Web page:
Subungual Tumor of Right Great Toenail With Associated Nail Plate Dystrophy

A, At presentation, subungual tumors involving the patient's right great toe were causing distortion of the nail. B, At the 6-month follow-up after treatment with topical rapamycin, the subungual tumors were no longer noticeable, and dystrophy of the nail plate had subsided.

Graphic Jump Location

The patient was having pain associated with the subungual fibromas and nail plate distortion. Surgical intervention had previously been offered for treating the facial collagenomas and the subungual fibromas, but the parents had declined. After presentation to our clinic, topical rapamycin in a 1-mg/mL solution was prescribed to be applied twice daily to the collagenomas and under occlusion to the periungual and subungual areas of the first toenails. While there was minimal to no improvement in the facial collagenomas, improvement in the subungual tumors was observed at the 2-month follow-up. At the 6-month follow-up, the subungual tumors were no longer noticeable, and dystrophy of the nail plate had subsided (Figure, B). Treatment was then discontinued. There were no signs of recurrence of the fibromas 6 months later, at most recent follow-up. The topical rapamycin was well tolerated without complications.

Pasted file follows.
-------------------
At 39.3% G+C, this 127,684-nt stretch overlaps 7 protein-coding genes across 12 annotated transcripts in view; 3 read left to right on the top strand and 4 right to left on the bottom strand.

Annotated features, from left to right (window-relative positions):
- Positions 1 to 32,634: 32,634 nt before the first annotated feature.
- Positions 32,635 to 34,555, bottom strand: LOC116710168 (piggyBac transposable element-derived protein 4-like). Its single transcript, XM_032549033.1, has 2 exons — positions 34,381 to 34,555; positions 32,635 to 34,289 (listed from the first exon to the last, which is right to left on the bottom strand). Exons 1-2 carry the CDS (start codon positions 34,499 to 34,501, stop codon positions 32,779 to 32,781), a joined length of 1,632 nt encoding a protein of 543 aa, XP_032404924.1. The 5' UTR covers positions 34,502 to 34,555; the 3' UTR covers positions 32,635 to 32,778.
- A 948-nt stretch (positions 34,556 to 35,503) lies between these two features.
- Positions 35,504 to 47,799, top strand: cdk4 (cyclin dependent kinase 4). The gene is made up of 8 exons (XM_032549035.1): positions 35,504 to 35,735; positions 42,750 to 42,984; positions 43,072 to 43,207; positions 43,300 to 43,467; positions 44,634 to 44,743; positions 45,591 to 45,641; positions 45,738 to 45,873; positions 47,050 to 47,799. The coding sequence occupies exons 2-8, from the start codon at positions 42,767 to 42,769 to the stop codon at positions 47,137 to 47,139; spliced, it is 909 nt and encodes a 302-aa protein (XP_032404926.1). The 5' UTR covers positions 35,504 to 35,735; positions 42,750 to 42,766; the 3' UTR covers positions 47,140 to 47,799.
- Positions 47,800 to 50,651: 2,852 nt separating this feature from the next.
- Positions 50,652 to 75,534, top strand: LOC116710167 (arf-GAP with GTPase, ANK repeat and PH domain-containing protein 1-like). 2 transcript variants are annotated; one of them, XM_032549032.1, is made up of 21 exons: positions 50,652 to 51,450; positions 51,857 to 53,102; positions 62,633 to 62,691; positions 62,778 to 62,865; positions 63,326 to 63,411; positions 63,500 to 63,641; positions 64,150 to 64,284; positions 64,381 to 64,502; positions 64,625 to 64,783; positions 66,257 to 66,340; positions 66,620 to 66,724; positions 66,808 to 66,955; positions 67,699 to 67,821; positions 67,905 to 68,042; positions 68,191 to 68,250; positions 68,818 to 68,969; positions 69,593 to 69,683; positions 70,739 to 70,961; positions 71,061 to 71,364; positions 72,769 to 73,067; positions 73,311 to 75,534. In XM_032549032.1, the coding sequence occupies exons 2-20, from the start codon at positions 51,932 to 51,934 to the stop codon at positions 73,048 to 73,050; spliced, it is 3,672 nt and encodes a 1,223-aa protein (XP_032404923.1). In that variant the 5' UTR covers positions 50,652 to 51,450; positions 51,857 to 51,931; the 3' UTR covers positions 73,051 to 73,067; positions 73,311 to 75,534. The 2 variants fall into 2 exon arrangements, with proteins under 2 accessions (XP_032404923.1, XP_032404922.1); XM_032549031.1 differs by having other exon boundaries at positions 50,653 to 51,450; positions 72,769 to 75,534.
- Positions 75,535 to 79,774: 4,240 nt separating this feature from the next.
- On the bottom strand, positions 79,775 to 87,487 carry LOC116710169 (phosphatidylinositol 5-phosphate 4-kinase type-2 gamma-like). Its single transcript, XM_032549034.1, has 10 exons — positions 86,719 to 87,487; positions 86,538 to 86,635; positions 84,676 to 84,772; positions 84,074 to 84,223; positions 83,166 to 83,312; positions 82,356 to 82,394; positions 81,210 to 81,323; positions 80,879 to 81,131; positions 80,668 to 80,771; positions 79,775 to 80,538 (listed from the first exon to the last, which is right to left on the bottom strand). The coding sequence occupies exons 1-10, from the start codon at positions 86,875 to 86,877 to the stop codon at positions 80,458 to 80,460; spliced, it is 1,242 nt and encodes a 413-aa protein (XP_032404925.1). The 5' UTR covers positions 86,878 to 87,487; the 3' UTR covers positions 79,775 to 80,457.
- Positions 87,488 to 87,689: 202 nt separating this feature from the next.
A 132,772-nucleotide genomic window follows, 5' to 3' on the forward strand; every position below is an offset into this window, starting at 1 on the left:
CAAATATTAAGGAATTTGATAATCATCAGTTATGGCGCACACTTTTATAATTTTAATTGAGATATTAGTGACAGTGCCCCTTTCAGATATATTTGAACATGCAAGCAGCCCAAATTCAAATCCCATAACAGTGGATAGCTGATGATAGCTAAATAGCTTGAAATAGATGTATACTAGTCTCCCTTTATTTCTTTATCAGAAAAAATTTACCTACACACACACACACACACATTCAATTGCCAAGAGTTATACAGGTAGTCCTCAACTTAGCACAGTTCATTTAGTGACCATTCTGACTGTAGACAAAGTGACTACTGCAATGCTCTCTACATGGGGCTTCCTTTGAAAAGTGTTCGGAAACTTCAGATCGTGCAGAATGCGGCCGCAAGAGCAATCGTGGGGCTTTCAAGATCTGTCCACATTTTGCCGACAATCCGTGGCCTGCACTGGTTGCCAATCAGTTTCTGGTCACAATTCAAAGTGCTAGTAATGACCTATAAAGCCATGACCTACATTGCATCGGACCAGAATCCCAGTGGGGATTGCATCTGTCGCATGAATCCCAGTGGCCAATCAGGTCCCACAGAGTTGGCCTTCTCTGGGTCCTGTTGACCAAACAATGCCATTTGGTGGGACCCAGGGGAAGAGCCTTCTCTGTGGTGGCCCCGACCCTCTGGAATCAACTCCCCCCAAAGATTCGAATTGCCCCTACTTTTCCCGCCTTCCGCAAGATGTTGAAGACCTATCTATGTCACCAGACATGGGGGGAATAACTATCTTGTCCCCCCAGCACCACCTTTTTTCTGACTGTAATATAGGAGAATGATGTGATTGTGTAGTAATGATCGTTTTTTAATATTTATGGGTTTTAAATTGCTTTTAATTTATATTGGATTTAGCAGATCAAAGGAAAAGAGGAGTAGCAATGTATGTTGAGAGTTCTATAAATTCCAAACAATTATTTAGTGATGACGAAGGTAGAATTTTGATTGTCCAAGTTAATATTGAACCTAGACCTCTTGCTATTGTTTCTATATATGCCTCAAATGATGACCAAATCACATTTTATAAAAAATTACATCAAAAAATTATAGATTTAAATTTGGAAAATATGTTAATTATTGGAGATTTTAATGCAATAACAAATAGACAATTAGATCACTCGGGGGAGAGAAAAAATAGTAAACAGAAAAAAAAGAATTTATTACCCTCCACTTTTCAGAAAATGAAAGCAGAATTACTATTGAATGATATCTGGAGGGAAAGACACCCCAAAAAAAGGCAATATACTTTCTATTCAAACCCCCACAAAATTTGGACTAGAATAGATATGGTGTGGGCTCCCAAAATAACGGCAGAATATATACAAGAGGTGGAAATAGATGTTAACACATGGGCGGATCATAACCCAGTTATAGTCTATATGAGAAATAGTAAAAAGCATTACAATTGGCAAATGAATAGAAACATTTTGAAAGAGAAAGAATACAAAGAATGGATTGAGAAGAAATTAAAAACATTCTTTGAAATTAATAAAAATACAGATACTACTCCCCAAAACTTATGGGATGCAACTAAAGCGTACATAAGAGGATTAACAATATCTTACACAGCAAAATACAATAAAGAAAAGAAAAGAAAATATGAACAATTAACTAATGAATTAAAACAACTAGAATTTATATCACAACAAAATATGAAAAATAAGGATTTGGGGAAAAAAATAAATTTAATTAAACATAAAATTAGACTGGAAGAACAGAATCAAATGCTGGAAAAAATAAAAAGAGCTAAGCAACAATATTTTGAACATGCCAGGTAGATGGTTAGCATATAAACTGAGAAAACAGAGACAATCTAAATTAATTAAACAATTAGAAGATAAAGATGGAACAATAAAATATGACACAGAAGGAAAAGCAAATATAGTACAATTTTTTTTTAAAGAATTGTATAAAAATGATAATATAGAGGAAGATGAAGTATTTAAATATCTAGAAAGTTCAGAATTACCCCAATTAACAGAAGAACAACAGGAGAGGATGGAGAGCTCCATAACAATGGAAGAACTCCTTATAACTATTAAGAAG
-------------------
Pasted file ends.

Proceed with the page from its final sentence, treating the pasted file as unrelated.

DISCUSSION

Cutaneous stigmata of TSC can be very difficult to treat successfully, and, historically, primarily surgical interventions were considered to be the only options. Recently, several reports and small studies have demonstrated the safety and efficacy of topical rapamycin for facial angiofibromas in patients with TSC.2,3 A recent left vs right side of the face comparative study also demonstrated efficacy and good tolerability of topical rapamycin for the treatment of facial angiofibromas.4 Successful treatment of nonangiofibroma cutaneous manifestations of TSC has been sparse. To our knowledge, topical rapamycin has not been used successfully to treat the ungual fibromas of TSC. In our case, the use of topical rapamycin was well tolerated and resulted in the resolution of subungual tumors and rapid normalization of the overlying nail distortion.